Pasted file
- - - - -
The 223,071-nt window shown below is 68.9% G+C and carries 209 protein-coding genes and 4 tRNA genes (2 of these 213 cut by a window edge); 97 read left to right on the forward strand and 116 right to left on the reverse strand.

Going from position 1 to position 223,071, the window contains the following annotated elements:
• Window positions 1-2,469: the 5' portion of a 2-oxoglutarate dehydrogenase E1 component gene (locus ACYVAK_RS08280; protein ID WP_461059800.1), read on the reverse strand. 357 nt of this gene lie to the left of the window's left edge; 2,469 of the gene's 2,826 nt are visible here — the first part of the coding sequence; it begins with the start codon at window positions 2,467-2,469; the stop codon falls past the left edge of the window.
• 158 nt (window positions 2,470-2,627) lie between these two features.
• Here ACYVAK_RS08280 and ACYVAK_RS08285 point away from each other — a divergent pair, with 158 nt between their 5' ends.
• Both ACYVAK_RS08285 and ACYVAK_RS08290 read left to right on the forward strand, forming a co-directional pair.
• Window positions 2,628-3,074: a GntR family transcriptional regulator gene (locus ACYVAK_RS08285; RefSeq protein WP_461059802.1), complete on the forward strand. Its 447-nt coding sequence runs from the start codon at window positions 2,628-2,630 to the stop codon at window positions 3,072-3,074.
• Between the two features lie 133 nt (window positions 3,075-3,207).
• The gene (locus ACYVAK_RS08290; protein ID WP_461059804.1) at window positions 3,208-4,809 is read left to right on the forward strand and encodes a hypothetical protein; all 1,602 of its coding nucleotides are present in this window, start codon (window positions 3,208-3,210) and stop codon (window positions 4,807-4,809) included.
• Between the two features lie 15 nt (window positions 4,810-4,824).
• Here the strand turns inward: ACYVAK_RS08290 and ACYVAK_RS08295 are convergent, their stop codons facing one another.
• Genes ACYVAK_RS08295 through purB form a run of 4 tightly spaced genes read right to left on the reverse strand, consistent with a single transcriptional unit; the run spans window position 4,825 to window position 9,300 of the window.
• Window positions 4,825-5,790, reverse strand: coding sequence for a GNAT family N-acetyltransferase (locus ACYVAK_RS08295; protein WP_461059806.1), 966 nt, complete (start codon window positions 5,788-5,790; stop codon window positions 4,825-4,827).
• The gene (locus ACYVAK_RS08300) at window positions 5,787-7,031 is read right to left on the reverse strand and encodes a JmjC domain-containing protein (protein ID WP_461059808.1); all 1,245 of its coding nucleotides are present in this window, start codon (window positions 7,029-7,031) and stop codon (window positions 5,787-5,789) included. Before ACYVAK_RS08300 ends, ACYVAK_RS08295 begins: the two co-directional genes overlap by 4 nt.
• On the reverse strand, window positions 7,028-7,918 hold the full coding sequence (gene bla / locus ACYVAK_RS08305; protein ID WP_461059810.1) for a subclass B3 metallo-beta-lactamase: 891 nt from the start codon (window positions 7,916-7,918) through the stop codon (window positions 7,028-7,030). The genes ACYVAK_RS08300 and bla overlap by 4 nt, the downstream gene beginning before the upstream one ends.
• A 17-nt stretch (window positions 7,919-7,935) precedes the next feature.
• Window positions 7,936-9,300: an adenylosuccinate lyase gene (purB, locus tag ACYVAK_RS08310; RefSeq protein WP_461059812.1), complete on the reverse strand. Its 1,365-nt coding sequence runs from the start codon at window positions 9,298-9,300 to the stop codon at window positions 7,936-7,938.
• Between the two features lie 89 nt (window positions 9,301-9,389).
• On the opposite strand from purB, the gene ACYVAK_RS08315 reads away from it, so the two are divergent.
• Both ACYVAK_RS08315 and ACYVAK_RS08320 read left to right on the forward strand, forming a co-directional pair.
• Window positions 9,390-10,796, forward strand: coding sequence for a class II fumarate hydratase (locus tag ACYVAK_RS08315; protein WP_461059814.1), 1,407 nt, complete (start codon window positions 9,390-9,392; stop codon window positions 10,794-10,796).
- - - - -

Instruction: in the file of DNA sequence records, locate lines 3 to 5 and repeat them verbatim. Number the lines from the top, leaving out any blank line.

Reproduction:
• Window positions 1-2,469: the 5' portion of a 2-oxoglutarate dehydrogenase E1 component gene (locus ACYVAK_RS08280; protein ID WP_461059800.1), read on the reverse strand. 357 nt of this gene lie to the left of the window's left edge; 2,469 of the gene's 2,826 nt are visible here — the first part of the coding sequence; it begins with the start codon at window positions 2,467-2,469; the stop codon falls past the left edge of the window.
• 158 nt (window positions 2,470-2,627) lie between these two features.
• Here ACYVAK_RS08280 and ACYVAK_RS08285 point away from each other — a divergent pair, with 158 nt between their 5' ends.